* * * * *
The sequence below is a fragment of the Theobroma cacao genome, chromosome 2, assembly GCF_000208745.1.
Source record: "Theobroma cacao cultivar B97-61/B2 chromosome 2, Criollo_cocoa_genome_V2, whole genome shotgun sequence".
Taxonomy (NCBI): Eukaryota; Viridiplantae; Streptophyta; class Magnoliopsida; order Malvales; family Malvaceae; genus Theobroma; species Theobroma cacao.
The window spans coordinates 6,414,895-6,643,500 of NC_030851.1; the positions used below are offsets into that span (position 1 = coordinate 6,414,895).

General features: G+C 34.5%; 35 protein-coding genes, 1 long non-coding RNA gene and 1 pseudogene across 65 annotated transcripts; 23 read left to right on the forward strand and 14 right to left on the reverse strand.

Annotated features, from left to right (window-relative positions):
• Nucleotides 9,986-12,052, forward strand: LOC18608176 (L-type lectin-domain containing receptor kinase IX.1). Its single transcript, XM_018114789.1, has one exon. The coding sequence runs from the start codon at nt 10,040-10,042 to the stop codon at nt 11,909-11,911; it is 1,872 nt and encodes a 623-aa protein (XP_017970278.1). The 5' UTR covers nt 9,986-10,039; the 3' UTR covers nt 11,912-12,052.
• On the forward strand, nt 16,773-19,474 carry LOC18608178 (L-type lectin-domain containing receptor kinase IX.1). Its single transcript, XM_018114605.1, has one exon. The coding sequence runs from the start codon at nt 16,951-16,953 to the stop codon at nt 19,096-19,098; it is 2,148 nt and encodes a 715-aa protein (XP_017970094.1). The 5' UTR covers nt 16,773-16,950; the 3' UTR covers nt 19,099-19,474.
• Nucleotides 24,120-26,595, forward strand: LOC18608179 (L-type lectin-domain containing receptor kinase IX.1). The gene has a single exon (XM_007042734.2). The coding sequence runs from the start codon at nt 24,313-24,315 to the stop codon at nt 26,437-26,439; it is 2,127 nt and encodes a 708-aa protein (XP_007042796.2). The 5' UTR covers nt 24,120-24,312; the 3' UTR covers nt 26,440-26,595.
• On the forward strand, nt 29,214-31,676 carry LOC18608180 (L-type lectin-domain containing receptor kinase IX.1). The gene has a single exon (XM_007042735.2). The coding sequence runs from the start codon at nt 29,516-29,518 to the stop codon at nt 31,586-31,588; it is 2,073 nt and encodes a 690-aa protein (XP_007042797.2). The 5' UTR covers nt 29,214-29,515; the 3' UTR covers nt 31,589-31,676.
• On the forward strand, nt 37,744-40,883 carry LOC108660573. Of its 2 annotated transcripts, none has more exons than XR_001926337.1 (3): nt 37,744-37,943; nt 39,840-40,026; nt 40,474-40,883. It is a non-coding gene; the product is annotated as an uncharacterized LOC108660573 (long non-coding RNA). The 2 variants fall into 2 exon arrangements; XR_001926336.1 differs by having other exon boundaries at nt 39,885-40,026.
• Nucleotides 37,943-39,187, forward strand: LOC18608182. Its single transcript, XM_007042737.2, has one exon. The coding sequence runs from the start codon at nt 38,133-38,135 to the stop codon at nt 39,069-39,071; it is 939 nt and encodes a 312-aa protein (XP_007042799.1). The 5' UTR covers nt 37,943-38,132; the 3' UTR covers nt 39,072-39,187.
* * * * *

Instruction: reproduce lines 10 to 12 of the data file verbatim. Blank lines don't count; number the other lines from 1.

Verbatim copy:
• On the forward strand, nt 29,214-31,676 carry LOC18608180 (L-type lectin-domain containing receptor kinase IX.1). The gene has a single exon (XM_007042735.2). The coding sequence runs from the start codon at nt 29,516-29,518 to the stop codon at nt 31,586-31,588; it is 2,073 nt and encodes a 690-aa protein (XP_007042797.2). The 5' UTR covers nt 29,214-29,515; the 3' UTR covers nt 31,589-31,676.
• On the forward strand, nt 37,744-40,883 carry LOC108660573. Of its 2 annotated transcripts, none has more exons than XR_001926337.1 (3): nt 37,744-37,943; nt 39,840-40,026; nt 40,474-40,883. It is a non-coding gene; the product is annotated as an uncharacterized LOC108660573 (long non-coding RNA). The 2 variants fall into 2 exon arrangements; XR_001926336.1 differs by having other exon boundaries at nt 39,885-40,026.
• Nucleotides 37,943-39,187, forward strand: LOC18608182. Its single transcript, XM_007042737.2, has one exon. The coding sequence runs from the start codon at nt 38,133-38,135 to the stop codon at nt 39,069-39,071; it is 939 nt and encodes a 312-aa protein (XP_007042799.1). The 5' UTR covers nt 37,943-38,132; the 3' UTR covers nt 39,072-39,187.